Who made who? Kessel and Lupul

Any time that I get to link to an AC/DC song that hasn’t been royally corrupted by my 16-year old sister singing AC/DC’s Rock Band track pack, you have to take it. I suppose the other reason for writing this post is that I’ve been very critical of the play of one Joffrey Lupul this season. I believe that much of his success is hollow and pushed by the play of Phillip Kessel Jr., a superior player in all three zones.

In an attempt to prove anything here, I ditched the fancy numbers and looked back through video of each of the even strength, non empty-net goals scored by both Lupul (13) and Kessel (22) this season.

But first, turn on the song. Not so much that I’m a big AC/DC fan, but this will set the thematic tone for the post. You could even make the argument that Lupul is as stale and generic and as one-dimensional as AC/DC. He’s the verse-chorus-verse-chorus-guitar solo-chorus-verse-chorus of hockey players:

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Let’s start this up. I first looked at where these players goals have come from. While I’ve read in the comments section a bunch that these players create a lot of goals off the rush, I wanted to find a bit of proof. I don’t have a point of reference, but here are the numbers:

KESSEL – 13 goals off the rush, or 59.1% of total EV goals, 9 off possession

LUPUL – 7 goals off the rush, or 53.8% of total EV goals, 6 off possession

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How I made the link was whether or not there was a clear play made in the defensive or neutral zone leading up to the goal. For each goal off the rush, I tracked who the main puck-carrier was in the neutral zone, whether it be Kessel, Lupul or Tyler Bozak.

I saw a lot of plays like this:

Or this:

The reason is because Phil Kessel is a real good hockey player, and Joffrey Lupul is just sort of average. Here are the total numbers for goals off the rush:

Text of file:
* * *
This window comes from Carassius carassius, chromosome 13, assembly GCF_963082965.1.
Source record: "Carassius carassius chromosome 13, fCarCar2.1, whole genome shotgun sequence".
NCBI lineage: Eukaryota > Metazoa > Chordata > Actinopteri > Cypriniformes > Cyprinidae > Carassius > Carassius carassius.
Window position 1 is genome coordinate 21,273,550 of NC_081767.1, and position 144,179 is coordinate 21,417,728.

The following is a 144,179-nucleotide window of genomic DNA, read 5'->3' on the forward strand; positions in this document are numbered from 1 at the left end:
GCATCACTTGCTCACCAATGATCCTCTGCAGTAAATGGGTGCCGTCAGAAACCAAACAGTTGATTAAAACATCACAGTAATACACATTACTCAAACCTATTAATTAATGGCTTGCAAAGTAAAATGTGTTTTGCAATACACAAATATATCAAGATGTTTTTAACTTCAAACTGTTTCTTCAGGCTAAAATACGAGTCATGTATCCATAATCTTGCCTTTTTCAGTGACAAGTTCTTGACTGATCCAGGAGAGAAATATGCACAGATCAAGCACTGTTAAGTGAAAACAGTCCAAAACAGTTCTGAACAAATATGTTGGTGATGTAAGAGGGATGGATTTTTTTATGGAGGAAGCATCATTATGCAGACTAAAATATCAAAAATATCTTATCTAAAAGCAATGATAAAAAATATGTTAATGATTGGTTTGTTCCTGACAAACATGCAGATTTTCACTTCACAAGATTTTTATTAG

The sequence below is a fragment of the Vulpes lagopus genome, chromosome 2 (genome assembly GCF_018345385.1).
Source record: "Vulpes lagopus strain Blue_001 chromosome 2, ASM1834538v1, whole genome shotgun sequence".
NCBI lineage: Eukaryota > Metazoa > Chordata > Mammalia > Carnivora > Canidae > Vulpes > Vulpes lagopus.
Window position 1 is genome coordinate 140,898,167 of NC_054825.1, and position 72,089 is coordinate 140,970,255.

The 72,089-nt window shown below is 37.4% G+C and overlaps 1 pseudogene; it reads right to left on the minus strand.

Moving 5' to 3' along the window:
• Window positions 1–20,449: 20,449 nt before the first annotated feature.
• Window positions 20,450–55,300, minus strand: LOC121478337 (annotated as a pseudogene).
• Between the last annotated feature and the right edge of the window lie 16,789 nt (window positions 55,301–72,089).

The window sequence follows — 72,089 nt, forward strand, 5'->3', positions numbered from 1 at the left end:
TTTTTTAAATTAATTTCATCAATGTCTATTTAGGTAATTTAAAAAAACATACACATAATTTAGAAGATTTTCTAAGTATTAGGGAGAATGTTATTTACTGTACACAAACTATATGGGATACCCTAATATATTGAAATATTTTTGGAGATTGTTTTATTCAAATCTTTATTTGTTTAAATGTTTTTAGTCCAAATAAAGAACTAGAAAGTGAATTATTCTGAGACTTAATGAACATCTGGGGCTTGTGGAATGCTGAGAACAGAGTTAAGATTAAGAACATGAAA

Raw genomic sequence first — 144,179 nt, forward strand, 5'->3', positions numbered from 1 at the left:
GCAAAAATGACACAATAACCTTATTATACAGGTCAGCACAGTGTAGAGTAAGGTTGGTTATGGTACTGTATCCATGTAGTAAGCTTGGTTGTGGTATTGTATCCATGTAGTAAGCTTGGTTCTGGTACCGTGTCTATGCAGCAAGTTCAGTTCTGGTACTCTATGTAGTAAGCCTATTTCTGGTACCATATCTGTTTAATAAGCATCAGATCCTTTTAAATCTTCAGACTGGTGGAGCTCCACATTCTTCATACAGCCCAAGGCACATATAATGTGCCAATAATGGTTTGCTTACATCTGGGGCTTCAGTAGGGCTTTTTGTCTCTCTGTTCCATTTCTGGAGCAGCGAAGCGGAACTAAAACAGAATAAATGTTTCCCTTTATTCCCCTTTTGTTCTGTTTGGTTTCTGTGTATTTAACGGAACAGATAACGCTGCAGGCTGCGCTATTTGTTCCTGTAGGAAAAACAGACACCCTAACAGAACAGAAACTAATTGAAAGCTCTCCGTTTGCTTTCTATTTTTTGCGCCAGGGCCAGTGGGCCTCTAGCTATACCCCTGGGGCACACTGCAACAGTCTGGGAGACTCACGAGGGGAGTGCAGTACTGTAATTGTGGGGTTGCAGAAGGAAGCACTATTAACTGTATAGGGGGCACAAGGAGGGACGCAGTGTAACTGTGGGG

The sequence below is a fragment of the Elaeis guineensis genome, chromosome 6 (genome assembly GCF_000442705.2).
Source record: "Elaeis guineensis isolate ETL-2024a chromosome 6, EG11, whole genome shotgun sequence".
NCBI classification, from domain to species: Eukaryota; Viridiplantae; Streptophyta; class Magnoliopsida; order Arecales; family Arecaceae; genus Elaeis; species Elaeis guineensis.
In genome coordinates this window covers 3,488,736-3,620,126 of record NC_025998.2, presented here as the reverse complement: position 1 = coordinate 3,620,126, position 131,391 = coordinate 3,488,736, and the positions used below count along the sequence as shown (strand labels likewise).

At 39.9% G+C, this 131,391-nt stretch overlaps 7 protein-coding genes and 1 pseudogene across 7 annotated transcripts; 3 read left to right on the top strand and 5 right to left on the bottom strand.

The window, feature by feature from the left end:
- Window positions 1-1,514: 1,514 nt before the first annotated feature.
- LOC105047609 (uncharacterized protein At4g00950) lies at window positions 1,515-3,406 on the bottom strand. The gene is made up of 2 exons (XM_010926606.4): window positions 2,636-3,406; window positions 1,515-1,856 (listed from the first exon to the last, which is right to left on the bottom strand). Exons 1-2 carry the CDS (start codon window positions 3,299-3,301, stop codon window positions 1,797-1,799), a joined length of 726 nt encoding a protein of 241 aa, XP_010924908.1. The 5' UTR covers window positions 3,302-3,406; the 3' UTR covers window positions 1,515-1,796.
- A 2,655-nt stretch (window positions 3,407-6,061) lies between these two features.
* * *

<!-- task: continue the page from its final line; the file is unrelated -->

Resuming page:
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  Kessel Carry Lupul Carry Bozak Carry
Kessel Goal 7 4 2
Lupul Goal 6 1 0

Not to say this is anything definitive, but Kessel has been more adept at creating offence for both himself and his linemate this season. Kessel turns a lot more pucks around in the defensive and neutral zones and drives them forward. This is reflected in the fact that Kessel has the highest Corsi number on the Leafs among forwards with 60 games (I lied, I did use some fancy numbers) and I think the guy is developing into a two-way player that a lot of people don’t see just yet.

But if Brian Burke is intent on holding onto a player with a career-high shooting percentage this summer rather than selling him when his value is at the highest, that’s his worry. I really, really don’t think that Lupul is anything more than average offensively and he’s pretty bleak in his own end.

Powerplay goals, goals off of offensive zone faceoffs, goals created by a teammate off the rush or empty net goals account for 72% of Joffrey Lupul’s goal total this year, and just 50% of Kessel’s. Of course, it isn’t breaking news that Kessel is a better player, but I think it’s a pretty stark difference. Lupul is taking advantage of a real good situation in Toronto, and Burke may be better off selling high for a real good young forward from Ontario.

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        • I don’t get the seeming disdain for Lupul. Didn’t Kessel play with a scrub last year named Crabb. I don’t remember Crabb putting up numbers anywhere near what Lupul is. In fact I don’t know anyone on the Leafs who has played anywhere near as well with Kessel as Lupul has in his nearly 3 years here.